Severe Weather Update 5/10/2019

Over the night (5/9 into the morning of 5/10), the District received just over 3 inches of rain into the drainage system. All pumps are operational and internal water levels within the community are slowly going down. Supplemental pumps purchased by SPLID after Hurricane Harvey have been and continue to be deployed as a precaution due to the additional rain projected over the next several days. With the amount of water already in the lakes and channels, you will continue to see street ponding during periods of heavy rains, which will recede slowly with pumping.

The Brazos River is expected to crest in Richmond over the weekend at 48.4 feet (NWS Brazos River Link), which is a level that will be 6-9 feet below the top of the District levees.

 

Severe Weather Update 5/9/2019

Severe Weather Outlook

Starting at 1 PM, the NWS anticipates placing the entire region within a flash flood watch which could run through 7 PM Saturday evening. From this afternoon into Friday morning, the first of two storm systems could make its way through the region with the second round of storms moving through late Friday and running through Saturday evening. Over the next 2 to 3 days, the region could experience widespread rainfall amounts between 5 to 8 inches with isolated amounts between 9 to 12 inches. These storms could produce rainfall intensities of 2 to 4 inches per hour. The exact timing and location of the most severe weather is unknown and can develop/change rapidly, so we encourage everyone keep informed by following the Fort Bend Office of Homeland Security & Emergency Management and the National Weather Service Houston/Galveston websites.

Brazos River Forecast

Late last night we saw the Brazos River in San Felipe crest around Gage Elevation 119.45 feet. The wave will continue to work its way through Fort Bend County, but we anticipate areas upstream of Richmond not impacted by Tuesday’s rain to be currently cresting or crest within the next few hours. Based on the rainfall received on Tuesday night, Richmond remains around Gage Elevation 47.35 feet and will remain elevated through the end of the forecast window, which currently ends on Tuesday morning. The current forecasts only includes the next 24 hours of rainfall. With significant rain in the forecast through Saturday, we could see the timing of the Brazos River receding shift keeping us in Minor Flood Stage through the majority of next week. The impacts to the Brazos River will be dependent upon the where and how much rainfall occurs over the next several days.

Based on rainfall received upstream of Hempstead, we are monitoring additional rises that are occurring at the Bryan and Hempstead Brazos River Gauges as well as ones on the Navasota River. At this time, these additional rises are not forecasted to be higher than peaks experience at these points last week and are not causing additional rises at the San Felipe and Richmond gauges.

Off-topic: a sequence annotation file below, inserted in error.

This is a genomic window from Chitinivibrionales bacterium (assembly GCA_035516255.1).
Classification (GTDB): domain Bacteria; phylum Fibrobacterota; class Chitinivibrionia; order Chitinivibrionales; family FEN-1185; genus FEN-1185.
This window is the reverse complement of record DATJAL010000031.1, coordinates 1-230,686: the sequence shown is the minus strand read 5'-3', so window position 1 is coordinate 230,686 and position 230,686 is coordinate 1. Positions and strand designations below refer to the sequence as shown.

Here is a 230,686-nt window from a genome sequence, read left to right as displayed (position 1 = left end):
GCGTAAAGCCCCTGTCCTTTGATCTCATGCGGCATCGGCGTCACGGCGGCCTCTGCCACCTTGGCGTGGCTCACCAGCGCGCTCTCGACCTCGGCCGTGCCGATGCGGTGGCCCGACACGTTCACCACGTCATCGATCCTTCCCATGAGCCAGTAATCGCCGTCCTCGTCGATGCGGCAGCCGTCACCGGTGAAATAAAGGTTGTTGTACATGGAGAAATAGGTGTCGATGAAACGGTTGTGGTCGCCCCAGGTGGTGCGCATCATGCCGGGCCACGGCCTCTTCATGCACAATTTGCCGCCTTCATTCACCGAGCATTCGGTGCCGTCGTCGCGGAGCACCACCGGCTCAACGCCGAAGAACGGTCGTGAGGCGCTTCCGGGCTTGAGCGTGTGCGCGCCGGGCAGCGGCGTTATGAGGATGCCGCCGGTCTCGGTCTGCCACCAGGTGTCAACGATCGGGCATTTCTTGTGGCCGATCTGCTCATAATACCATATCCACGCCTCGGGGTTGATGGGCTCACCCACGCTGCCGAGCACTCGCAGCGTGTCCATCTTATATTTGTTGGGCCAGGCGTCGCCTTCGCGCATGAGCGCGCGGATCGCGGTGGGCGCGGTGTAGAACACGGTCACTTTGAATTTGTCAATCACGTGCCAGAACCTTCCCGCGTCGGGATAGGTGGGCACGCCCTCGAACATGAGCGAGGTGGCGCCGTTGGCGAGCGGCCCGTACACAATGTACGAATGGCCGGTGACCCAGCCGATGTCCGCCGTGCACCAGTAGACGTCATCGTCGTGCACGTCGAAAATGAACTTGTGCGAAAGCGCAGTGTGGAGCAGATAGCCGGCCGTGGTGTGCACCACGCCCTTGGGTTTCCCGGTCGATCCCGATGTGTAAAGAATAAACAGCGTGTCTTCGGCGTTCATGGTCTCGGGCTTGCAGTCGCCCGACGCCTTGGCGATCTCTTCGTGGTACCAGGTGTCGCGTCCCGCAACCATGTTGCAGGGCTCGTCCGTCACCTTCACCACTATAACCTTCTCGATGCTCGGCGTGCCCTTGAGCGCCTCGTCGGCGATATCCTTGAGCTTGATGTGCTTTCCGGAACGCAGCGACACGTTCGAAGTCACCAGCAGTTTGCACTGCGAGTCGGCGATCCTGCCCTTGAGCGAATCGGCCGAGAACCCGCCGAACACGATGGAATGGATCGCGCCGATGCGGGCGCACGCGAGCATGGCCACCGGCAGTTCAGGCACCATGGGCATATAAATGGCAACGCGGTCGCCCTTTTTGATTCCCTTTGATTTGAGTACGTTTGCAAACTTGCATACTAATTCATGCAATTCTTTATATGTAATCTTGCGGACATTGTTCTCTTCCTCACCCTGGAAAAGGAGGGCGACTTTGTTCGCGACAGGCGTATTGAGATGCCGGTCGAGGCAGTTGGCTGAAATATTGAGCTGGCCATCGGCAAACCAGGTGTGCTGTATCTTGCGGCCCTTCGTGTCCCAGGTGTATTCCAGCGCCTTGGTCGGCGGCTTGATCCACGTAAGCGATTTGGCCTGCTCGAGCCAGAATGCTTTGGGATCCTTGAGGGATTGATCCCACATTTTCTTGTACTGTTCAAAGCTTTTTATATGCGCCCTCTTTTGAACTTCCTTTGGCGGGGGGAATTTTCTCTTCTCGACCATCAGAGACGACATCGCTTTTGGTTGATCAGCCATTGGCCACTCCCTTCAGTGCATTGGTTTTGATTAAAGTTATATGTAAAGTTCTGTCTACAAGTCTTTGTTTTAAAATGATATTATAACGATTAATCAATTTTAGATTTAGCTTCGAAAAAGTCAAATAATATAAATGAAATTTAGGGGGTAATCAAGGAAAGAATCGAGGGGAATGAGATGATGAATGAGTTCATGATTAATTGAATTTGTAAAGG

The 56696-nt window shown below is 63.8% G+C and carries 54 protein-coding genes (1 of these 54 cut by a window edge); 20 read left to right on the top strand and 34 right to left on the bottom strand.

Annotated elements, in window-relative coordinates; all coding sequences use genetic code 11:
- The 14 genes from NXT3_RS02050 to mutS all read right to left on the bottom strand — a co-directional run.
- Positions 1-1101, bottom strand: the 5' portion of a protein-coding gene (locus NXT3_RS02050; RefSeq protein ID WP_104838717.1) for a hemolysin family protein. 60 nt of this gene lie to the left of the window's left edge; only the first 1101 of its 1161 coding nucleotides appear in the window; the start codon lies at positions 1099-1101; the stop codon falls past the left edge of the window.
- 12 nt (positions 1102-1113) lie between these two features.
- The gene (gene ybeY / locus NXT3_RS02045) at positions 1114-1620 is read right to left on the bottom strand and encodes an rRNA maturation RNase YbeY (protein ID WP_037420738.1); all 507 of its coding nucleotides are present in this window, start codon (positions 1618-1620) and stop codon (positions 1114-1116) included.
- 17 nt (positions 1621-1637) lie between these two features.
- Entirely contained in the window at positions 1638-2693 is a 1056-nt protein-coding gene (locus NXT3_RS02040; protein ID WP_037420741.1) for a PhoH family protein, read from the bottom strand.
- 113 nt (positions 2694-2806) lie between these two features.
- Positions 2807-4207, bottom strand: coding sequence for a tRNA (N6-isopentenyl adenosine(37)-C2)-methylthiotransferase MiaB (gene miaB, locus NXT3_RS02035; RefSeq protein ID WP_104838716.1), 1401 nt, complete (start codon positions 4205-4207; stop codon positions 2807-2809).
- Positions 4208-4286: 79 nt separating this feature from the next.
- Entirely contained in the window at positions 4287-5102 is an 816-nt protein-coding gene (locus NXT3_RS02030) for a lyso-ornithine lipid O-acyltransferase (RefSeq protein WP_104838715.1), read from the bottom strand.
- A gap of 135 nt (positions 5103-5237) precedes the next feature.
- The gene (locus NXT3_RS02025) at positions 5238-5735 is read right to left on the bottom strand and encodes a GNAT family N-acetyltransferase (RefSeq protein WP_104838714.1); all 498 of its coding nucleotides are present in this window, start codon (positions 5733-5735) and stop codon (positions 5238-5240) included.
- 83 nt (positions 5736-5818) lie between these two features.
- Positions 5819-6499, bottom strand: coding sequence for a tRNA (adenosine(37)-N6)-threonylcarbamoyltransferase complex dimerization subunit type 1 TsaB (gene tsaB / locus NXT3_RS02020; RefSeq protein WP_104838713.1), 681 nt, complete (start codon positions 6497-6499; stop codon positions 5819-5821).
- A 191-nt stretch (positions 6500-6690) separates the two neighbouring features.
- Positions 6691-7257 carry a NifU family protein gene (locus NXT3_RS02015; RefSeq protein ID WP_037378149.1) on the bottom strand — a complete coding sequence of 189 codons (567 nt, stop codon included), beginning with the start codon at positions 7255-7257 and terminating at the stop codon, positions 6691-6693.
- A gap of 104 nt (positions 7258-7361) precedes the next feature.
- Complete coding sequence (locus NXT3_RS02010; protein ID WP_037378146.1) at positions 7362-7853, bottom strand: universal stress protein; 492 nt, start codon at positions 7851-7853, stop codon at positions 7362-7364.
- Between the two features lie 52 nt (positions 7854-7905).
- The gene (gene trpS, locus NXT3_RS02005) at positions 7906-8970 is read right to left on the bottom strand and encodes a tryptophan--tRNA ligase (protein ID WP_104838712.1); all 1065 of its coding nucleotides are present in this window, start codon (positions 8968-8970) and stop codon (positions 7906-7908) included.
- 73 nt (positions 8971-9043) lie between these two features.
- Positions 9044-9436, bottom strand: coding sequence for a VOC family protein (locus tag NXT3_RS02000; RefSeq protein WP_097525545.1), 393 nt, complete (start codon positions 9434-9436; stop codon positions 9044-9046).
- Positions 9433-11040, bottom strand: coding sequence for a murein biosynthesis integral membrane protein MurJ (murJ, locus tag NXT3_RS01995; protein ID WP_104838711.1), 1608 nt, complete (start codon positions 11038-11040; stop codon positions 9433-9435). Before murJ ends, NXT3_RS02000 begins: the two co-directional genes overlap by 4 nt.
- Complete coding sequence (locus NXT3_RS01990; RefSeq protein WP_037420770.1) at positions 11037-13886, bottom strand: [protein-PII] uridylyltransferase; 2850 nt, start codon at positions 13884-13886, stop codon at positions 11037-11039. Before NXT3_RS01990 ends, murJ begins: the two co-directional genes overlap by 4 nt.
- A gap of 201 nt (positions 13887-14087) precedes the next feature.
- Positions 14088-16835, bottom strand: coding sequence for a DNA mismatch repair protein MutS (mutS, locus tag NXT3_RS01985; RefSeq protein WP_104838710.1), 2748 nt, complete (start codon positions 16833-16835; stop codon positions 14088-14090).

Severe Weather Update 5/8/2019

The past 24-hours produced significant rainfall across the Houston region. Additional rainfall is expected through the remainder of this week, as detailed below. The SPLID levee and drainage system is currently in normal flood operations.

The Brazos River is projected to crest 9-12 feet below the top of the SPLID levees.

We will continue to update this website as more information becomes available. For the latest in area weather information, please visit the Fort Bend Office of Homeland Security & Emergency Management website.

Tuesday Summary

On Tuesday, we experienced significant rainfall rates in the Rosenberg to Sugar Land area through central Fort Bend County. In the Rosenberg area, one CoCoRaHS observer recorded 11.72 inches over a 6 hour period. In Sugar Land, the Fort Bend LID 2 Ditch H at Ditch A structure recorded approximately 10.64 inches within a 6 hour period. Many personal weather stations made similar observations showing that a significant portion of central Fort Bend County averaged 8 to 10+ inches on Tuesday. According to preliminary rainfall information, areas within Fort Bend County experienced rainfall rates similar to what we experienced in Hurricane Harvey.

Remainder of the Week

We continue to have the threat for severe, heavy rainfall starting this afternoon and running through the weekend. The current forecasts are showing the most significant rainfall over the next 24 to 48 hours staying to our north, but our region could see another 1 to 2 inches through Thursday. Based on the current forecasts, our biggest threat for heavy rain could occur Thursday and run through Saturday. Overall, between now through Saturday our region has the potential for widespread rainfall amounts between 5 to 8 inches with isolated areas possibly seeing 9 to 12 inches.

Brazos River Forecast

Based on the rainfall received several streams in Fort Bend County experienced flash flooding conditions with rapid rises over a short period. The Brazos River in Hempstead was not impacted by Tuesday’s storms and peaked around Gauge 46.84 early this morning. San Felipe was also not impacted by this event and is forecasted to hit Gauge Elevation 119.6 tomorrow morning. The Brazos River in Richmond experienced a 3 foot rise during yesterday’s storm and the 8:39 AM forecast shows the Brazos River in Richmond staying elevated through Saturday morning with a peak near Gauge Elevation 47.2 feet.

With elevated levels and saturated soils, we recommend that everyone stay informed by visiting the Fort Bend Office of Homeland Security & Emergency Management website and the National Weather Service Houston/Galveston for updates as things develop.